Let’s play with some code first to answer this question:
You can also watch my explainer video while you read through the remaining article:
By studying this question, you will improve your understanding of not only the fine details but also of the whole picture “object-oriented programming”.
So, let’s start by answering the two questions:
- What are static attributes?
- What are dynamic attributes?
What are static attributes?
In object-oriented programming, static attributes are usually defined for the class and shared among all instances. Here is a simple example:
class Book: # static attribute / class attribute classification = "textual" coffee_break_python = Book() hitchhikers_guide = Book() print(Book.classification) # textual print(coffee_break_python.classification) # textual print(hitchhikers_guide.classification) # textual
In the code, we define the static attribute “classification” for the class “Book”. You can access this attribute not only via the class name “Book” but also via the instances “coffee_break_python” and “hitchhikers_guide”. Think of it this way: the instance variables do not have their own attribute “classification”. Therefore, the interpreter tries to fix this by looking upwards the class hierarchy to find the first definition of the requested attribute “classification”. It finds the attribute on the class level.
Why are they called “static” in object orientation? Because they are allocated in memory “statically” for the whole run of the program — even before the first object is ever created.
Ok, you are ready for the first puzzle (assuming above definitions):
## Puzzle 1 Book.classification = "video" print(hitchhikers_guide.classification)
Commit to the answer first before reading on.
Most likely, you found the correct answer. The code snippet changes the value of the class attribute. The class instance “hitchhikers_guide” does not have its own definition of “classification”, so it lends the definition from the class attribute. The result is, therefore “video”.
Let’s have a look at this puzzle:
## Puzzle 2 Book.classification = "text" hitchhikers_guide.classification = "audio" print(coffee_break_python.classification)
I want you to lock your answer in first, before reading on. Make the commitment now. Have it? Good, then let’s see whether you guessed right.
What happens here?
1) You have a static class attribute.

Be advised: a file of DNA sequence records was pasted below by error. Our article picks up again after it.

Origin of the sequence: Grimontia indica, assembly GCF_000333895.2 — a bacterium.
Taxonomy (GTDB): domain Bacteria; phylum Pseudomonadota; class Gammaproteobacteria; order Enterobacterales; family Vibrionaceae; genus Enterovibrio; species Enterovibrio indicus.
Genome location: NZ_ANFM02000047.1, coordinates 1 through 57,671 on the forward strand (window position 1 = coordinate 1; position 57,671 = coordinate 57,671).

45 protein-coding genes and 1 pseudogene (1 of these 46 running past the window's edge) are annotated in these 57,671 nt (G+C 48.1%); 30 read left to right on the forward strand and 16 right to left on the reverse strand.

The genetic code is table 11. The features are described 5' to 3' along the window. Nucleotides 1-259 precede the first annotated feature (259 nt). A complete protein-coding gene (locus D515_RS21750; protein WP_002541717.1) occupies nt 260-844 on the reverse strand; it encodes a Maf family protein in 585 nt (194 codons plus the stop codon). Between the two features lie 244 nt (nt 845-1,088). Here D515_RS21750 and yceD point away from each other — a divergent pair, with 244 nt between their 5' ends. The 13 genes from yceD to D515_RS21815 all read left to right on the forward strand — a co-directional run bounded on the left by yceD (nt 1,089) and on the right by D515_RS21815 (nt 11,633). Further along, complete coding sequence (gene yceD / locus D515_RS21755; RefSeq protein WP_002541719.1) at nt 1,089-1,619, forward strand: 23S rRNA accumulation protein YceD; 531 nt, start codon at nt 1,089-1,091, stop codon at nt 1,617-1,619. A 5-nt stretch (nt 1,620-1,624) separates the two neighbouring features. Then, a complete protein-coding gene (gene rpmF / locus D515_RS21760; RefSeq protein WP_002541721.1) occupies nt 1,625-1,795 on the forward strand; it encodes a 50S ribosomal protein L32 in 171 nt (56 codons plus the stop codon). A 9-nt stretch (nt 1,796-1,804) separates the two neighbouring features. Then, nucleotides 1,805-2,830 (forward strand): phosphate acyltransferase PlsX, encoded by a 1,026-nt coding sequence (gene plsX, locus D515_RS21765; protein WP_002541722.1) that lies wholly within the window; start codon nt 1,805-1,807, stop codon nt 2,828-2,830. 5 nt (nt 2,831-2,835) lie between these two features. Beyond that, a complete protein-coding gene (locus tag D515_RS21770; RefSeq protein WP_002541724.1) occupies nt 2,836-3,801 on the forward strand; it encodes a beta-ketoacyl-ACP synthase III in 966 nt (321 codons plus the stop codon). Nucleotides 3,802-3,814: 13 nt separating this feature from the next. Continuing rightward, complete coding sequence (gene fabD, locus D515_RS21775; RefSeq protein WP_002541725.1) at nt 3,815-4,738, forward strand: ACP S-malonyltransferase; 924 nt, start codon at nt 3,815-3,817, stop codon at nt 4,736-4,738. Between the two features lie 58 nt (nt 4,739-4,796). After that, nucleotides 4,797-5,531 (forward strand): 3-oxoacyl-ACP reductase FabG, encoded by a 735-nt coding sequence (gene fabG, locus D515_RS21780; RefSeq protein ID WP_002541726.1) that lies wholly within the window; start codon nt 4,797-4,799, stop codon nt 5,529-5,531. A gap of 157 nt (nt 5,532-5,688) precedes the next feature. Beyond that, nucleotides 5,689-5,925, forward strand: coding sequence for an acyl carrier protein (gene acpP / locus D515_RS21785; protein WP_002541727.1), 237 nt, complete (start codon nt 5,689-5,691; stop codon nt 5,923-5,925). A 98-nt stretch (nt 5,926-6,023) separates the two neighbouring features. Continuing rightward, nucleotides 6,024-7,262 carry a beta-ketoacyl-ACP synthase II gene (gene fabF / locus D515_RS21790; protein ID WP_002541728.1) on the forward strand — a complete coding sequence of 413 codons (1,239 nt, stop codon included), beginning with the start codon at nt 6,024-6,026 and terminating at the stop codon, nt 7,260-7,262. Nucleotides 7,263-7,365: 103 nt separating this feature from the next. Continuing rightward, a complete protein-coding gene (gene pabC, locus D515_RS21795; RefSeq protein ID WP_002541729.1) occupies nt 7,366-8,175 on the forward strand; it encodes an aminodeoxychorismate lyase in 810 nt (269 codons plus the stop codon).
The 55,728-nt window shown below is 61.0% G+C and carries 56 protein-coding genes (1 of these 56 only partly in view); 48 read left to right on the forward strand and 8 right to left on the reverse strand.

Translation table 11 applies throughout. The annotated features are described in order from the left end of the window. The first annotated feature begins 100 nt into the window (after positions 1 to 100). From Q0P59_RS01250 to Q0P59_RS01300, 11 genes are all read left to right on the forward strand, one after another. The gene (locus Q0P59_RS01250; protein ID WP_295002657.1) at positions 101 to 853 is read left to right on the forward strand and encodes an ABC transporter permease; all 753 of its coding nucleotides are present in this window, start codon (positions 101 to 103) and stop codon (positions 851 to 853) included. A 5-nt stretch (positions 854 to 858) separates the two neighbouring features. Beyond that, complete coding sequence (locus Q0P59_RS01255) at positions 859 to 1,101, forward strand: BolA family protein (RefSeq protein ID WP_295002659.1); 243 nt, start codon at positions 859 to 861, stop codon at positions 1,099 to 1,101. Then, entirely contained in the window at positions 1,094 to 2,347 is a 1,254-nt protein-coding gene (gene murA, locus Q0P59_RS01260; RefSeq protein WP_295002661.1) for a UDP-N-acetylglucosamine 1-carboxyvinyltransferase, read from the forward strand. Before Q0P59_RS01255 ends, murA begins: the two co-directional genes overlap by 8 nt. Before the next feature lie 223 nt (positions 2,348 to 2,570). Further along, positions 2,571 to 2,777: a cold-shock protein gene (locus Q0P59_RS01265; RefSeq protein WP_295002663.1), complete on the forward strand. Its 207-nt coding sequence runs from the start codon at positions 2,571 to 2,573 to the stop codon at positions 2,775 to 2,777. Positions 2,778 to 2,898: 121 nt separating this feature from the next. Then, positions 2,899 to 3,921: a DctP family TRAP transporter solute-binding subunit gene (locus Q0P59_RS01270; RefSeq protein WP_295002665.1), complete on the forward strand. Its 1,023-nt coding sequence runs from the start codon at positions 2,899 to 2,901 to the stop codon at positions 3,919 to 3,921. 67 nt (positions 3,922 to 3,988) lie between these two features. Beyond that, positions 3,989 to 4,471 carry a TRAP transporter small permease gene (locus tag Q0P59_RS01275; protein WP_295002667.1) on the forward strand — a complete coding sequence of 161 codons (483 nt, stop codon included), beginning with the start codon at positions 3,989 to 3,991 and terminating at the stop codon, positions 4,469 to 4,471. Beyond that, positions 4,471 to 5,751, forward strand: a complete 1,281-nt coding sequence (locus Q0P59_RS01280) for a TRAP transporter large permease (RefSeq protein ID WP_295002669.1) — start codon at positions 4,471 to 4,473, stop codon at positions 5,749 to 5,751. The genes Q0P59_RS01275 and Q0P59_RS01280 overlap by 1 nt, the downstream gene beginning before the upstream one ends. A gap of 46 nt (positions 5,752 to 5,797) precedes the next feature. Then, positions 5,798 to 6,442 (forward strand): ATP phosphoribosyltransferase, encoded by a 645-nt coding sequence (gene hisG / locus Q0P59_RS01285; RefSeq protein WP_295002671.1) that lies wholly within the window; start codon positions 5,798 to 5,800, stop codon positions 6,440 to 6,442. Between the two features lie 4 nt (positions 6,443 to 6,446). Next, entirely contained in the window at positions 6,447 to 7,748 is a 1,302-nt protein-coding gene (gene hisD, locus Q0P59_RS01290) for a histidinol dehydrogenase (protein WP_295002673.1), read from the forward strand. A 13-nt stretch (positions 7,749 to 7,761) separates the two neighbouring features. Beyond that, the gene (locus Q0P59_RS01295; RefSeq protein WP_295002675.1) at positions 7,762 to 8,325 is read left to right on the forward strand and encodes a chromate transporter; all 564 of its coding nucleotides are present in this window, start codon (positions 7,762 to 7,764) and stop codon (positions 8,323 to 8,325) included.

2) You change it on the instance level (to “audio”).
3) You print the class attribute by calling it via another instance.
Hence the result is “audio”. Right?
The result is “text”. So why is that?
To understand this, you have to understand the concept of “dynamic attributes” first.
What are dynamic attributes in Python?
Dynamic attributes in Python are attributes for instances that you define dynamically at runtime (after creating the instances). In Python, everything is an object (even functions). So you can define a dynamic instance attribute for nearly anything.
Now, can you solve the following puzzle already?
## Puzzle 3 class Universe: None def answer(): return 42 u = Universe() u.answer = 21 answer.answer = 21 print(answer.answer + u.answer == answer())
Very confusing, I know. But commit to your “answer” first.
In the puzzle, we create two objects: the object “u” (obviously) and the function “answer” (not so obvious). Let’s not debate (for now) whether a class is an object as well… 😉
For both objects, we create a DYNAMIC ATTRIBUTE “answer”. The difference to the static attribute is that we define it at runtime for the objects themselves and not statically for the class. This is the answer to the question addressed in this email. (So many answers …)
The class “Universe” and all other potential instances of this class do not know the attribute “answer”. It is only defined for the instance “u” and the instance “answer”. That’s it.
By the way: the result for the puzzle 3 is “True”.
But more importantly, we can now understand why puzzle 2 produces the result “audio” and not “text”:
Book.classification = "text" hitchhikers_guide.classification = "audio" print(coffee_break_python.classification)
The first line talks about the static attribute of the class. This is the default attribute if an instance has not defined its own attribute.
The second line talks about the dynamic attribute of the instance “hitchhikers_guide”. It is only defined for this instance. So the book “coffee_break_python” does not know anything about the dynamic attribute of the other book. It only knows about the static attribute from the Book class.
To sum up, you have learned about the difference between static and dynamic attributes in Python. Static attributes are defined once for the class — and are used as a “fall-back” in case there are no explicit dynamic attributes defined for the instances. As soon as you try to “overwrite” a static attribute a by calling it the instance x (e.g. x.a = 1), you actually create a dynamic attribute on that instance that lives separately from any static attribute X.a for class X.
(Disclaimer: I know that the term “static attribute” is not so common in Python but I actually found it quite useful to explain things.)
Where to go from here?
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